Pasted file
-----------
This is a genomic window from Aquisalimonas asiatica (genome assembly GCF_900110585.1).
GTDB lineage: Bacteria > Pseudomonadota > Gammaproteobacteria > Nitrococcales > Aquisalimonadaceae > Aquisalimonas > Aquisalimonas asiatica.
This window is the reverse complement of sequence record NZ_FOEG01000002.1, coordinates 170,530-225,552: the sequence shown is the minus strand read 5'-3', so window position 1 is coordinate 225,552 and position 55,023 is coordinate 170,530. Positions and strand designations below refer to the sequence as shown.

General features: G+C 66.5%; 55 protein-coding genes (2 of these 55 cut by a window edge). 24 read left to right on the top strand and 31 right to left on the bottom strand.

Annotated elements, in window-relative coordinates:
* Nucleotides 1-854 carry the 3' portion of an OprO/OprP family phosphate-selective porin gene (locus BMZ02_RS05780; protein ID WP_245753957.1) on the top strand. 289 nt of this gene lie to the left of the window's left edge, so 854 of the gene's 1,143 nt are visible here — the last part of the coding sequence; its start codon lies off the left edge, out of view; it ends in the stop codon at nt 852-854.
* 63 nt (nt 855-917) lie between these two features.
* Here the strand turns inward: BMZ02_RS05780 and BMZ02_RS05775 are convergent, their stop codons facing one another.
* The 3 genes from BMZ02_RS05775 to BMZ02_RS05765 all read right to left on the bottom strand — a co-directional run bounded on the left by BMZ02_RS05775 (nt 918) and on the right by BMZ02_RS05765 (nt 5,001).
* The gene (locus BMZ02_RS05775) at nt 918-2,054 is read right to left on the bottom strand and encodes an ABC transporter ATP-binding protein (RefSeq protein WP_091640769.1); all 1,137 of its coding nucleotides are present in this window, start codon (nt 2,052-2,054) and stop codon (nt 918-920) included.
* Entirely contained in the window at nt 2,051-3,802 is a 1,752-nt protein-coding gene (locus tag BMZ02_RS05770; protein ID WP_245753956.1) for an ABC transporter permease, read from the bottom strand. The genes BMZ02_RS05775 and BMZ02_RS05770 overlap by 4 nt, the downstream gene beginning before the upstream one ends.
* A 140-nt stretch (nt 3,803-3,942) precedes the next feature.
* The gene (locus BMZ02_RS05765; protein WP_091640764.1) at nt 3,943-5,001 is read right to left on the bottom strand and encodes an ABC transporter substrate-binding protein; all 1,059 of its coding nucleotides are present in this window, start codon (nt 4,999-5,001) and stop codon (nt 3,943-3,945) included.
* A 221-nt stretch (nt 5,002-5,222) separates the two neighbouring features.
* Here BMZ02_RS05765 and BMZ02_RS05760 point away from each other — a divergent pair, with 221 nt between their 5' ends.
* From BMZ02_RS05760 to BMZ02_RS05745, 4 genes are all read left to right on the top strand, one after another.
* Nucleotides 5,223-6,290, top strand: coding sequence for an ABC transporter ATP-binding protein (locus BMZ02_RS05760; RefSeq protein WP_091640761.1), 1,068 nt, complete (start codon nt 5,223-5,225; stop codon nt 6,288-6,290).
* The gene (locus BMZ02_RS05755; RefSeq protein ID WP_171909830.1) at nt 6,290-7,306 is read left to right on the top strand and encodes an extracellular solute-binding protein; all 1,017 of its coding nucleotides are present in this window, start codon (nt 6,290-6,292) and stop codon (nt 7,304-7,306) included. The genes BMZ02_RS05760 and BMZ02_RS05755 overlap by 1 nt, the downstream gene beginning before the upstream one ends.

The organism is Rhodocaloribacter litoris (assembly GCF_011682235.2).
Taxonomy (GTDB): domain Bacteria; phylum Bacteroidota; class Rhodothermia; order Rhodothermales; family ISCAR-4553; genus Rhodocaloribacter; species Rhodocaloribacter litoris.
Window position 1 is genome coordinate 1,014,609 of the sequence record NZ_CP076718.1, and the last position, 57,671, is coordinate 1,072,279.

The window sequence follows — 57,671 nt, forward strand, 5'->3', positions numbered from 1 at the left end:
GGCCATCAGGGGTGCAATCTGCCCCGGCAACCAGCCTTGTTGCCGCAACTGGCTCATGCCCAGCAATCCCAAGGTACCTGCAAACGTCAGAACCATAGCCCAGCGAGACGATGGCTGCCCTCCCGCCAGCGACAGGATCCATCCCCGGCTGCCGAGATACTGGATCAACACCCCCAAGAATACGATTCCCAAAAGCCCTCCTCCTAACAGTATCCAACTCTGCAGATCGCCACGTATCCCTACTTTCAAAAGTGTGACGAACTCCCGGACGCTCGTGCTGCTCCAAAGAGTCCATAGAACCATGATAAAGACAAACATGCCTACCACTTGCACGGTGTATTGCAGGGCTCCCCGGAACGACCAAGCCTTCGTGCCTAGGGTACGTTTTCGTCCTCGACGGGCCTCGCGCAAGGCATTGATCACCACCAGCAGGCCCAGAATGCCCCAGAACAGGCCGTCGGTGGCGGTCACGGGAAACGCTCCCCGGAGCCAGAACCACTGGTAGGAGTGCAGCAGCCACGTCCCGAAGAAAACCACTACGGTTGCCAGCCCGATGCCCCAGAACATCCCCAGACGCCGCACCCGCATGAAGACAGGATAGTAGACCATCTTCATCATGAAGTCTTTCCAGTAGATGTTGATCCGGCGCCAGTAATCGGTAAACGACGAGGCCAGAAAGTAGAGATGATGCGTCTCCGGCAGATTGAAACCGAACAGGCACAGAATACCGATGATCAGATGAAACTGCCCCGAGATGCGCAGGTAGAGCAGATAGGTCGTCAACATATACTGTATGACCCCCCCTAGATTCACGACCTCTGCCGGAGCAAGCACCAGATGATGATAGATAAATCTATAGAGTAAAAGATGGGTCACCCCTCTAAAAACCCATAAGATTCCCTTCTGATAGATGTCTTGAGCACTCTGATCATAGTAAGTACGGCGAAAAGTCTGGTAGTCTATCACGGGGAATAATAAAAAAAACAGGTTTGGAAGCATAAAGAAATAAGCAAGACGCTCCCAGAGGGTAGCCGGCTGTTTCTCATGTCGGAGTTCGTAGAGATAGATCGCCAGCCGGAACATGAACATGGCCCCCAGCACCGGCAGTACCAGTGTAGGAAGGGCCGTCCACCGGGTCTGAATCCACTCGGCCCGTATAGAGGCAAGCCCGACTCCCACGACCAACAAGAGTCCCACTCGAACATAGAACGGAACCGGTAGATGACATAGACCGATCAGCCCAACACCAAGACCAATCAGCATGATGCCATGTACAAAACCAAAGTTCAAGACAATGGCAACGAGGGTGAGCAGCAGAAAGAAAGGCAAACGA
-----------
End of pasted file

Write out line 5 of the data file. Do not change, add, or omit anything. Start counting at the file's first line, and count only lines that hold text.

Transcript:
Annotated elements, in window-relative coordinates: